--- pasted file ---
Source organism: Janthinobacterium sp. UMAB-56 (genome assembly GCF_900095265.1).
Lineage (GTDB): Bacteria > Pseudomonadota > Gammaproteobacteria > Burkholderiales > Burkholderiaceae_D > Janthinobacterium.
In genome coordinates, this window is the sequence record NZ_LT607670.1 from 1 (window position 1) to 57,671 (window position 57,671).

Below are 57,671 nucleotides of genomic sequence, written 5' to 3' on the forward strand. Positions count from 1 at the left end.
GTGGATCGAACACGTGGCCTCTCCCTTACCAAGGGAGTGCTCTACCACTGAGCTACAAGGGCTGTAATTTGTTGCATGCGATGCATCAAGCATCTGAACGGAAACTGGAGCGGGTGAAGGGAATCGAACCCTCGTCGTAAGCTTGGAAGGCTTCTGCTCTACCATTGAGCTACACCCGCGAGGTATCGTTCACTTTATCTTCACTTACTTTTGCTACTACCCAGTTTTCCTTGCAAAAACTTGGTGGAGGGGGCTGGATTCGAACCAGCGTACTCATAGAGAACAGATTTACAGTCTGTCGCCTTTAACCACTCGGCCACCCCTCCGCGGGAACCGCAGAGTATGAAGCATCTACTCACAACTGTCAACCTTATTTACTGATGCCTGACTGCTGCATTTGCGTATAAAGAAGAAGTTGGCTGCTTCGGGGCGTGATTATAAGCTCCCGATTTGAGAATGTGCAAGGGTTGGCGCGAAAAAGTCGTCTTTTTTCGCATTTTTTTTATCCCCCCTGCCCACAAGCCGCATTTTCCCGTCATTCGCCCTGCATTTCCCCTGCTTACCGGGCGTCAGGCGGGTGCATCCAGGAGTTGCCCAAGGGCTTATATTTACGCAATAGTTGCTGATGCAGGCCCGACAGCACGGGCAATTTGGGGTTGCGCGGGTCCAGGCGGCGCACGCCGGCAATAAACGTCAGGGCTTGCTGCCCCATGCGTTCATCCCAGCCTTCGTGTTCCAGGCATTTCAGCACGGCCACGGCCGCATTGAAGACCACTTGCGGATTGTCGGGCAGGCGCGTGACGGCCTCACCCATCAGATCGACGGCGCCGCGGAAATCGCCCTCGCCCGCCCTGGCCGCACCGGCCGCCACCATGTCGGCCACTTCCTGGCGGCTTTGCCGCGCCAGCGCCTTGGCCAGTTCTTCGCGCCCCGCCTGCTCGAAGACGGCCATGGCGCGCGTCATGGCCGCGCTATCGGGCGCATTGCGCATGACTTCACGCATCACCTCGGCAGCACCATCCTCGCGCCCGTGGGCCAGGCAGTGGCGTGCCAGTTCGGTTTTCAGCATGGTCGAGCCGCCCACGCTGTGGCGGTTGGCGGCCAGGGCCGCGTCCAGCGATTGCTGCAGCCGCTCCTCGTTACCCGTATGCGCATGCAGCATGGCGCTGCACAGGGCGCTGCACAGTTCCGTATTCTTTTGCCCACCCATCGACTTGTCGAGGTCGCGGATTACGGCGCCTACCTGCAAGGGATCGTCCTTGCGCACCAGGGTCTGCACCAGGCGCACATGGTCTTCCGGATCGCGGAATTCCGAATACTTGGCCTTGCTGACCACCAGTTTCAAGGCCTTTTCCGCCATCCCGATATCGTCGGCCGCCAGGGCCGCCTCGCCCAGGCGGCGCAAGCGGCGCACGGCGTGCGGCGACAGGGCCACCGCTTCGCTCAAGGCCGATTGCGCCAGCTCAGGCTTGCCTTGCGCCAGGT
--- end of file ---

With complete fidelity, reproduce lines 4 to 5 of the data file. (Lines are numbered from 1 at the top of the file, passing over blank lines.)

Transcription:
Below are 57,671 nucleotides of genomic sequence, written 5' to 3' on the forward strand. Positions count from 1 at the left end.
GTGGATCGAACACGTGGCCTCTCCCTTACCAAGGGAGTGCTCTACCACTGAGCTACAAGGGCTGTAATTTGTTGCATGCGATGCATCAAGCATCTGAACGGAAACTGGAGCGGGTGAAGGGAATCGAACCCTCGTCGTAAGCTTGGAAGGCTTCTGCTCTACCATTGAGCTACACCCGCGAGGTATCGTTCACTTTATCTTCACTTACTTTTGCTACTACCCAGTTTTCCTTGCAAAAACTTGGTGGAGGGGGCTGGATTCGAACCAGCGTACTCATAGAGAACAGATTTACAGTCTGTCGCCTTTAACCACTCGGCCACCCCTCCGCGGGAACCGCAGAGTATGAAGCATCTACTCACAACTGTCAACCTTATTTACTGATGCCTGACTGCTGCATTTGCGTATAAAGAAGAAGTTGGCTGCTTCGGGGCGTGATTATAAGCTCCCGATTTGAGAATGTGCAAGGGTTGGCGCGAAAAAGTCGTCTTTTTTCGCATTTTTTTTATCCCCCCTGCCCACAAGCCGCATTTTCCCGTCATTCGCCCTGCATTTCCCCTGCTTACCGGGCGTCAGGCGGGTGCATCCAGGAGTTGCCCAAGGGCTTATATTTACGCAATAGTTGCTGATGCAGGCCCGACAGCACGGGCAATTTGGGGTTGCGCGGGTCCAGGCGGCGCACGCCGGCAATAAACGTCAGGGCTTGCTGCCCCATGCGTTCATCCCAGCCTTCGTGTTCCAGGCATTTCAGCACGGCCACGGCCGCATTGAAGACCACTTGCGGATTGTCGGGCAGGCGCGTGACGGCCTCACCCATCAGATCGACGGCGCCGCGGAAATCGCCCTCGCCCGCCCTGGCCGCACCGGCCGCCACCATGTCGGCCACTTCCTGGCGGCTTTGCCGCGCCAGCGCCTTGGCCAGTTCTTCGCGCCCCGCCTGCTCGAAGACGGCCATGGCGCGCGTCATGGCCGCGCTATCGGGCGCATTGCGCATGACTTCACGCATCACCTCGGCAGCACCATCCTCGCGCCCGTGGGCCAGGCAGTGGCGTGCCAGTTCGGTTTTCAGCATGGTCGAGCCGCCCACGCTGTGGCGGTTGGCGGCCAGGGCCGCGTCCAGCGATTGCTGCAGCCGCTCCTCGTTACCCGTATGCGCATGCAGCATGGCGCTGCACAGGGCGCTGCACAGTTCCGTATTCTTTTGCCCACCCATCGACTTGTCGAGGTCGCGGATTACGGCGCCTACCTGCAAGGGATCGTCCTTGCGCACCAGGGTCTGCACCAGGCGCACATGGTCTTCCGGATCGCGGAATTCCGAATACTTGGCCTTGCTGACCACCAGTTTCAAGGCCTTTTCCGCCATCCCGATATCGTCGGCCGCCAGGGCCGCCTCGCCCAGGCGGCGCAAGCGGCGCACGGCGTGCGGCGACAGGGCCACCGCTTCGCTCAAGGCCGATTGCGCCAGCTCAGGCTTGCCTTGCGCCAGGT